Teacher Renomination: The House Education Committee will be taking action on HB 226 which would reduce from 5 years to 3 years when teachers can gain continuing contract status. AFT-NH strongly supports this bill.
Labor: The foes of organized labor never stop. On Thursday, the House Labor Committee will hold hearings on “right to work for less” bill applicable to those working in the private sector. AFT-NH was proud to stand firm with a bipartisan coalition to reject similar legislation in 2017, and we hope this attempt to weaken organized labor will meet the same fate. The Labor Committee will also hold the first public hearing on Wednesday regarding HB 712, the House version of legislation establishing a family & medical leave insurance system in NH. The Senate held a well-attended and lengthy hearing on similar legislation last week, with most of those present testifying in support of the proposed program. Meanwhile, Governor Sununu continues his slippery and evasive attitude towards family & medical leave. He first supported it in 2017 but as the potential for enactment by the Legislature grew, the governor changed his tune and eventually he came out in opposition to a program that the vast majority of Granite State residents support. For those AFT-NH members with only limited access to family or medical leave to care for themselves or a loved one, HB 712 could be a godsend, as it will be for the thousands of working families across NH who currently lack any access to paid leave. The governor may call it a “vacation,” but for anyone caring for a sick child or dying parent, that is simply an unthinking insult. We expect better of our governor, and as we did in 2017-18, AFT-NH supports this legislation.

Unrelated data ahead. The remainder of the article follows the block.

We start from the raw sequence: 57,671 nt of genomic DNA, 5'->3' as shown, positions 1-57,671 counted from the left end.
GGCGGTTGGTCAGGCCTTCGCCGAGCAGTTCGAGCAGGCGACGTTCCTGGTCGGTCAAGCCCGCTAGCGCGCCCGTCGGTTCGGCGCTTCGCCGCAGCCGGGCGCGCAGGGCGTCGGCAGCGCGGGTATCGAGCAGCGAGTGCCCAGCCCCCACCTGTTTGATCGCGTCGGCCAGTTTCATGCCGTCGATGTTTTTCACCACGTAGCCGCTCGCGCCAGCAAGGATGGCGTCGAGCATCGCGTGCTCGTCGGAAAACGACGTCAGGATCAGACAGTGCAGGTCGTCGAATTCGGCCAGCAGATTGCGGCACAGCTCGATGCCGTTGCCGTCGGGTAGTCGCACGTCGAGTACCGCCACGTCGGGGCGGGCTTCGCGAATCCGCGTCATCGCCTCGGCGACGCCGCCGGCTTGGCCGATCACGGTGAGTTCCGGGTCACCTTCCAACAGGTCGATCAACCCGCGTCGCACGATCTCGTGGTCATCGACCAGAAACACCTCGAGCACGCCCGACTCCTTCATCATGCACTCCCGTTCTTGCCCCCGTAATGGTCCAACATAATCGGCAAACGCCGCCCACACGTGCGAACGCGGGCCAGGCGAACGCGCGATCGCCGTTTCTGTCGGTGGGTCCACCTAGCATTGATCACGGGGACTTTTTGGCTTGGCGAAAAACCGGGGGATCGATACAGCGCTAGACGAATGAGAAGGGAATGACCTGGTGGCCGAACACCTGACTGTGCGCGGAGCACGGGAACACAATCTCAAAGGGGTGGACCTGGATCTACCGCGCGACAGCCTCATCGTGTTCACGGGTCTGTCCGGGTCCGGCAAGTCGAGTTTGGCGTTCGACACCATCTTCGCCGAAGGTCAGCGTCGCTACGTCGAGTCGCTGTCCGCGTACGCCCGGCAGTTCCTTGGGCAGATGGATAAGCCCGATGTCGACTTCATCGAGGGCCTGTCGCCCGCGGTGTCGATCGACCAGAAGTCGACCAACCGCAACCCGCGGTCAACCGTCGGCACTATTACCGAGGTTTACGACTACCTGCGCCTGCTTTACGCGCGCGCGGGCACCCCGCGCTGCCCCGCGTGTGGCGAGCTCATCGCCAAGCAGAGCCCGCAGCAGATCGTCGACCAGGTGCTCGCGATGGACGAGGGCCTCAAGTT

There is always a great deal going on “under the State House dome” in Concord, and this lengthy update does not even cover everything of interest or concern. As we move through February and certainly once we enter the month of March, the Senate and House will be meeting, debating and voting on hundreds of bills. So stay tuned and stay warm.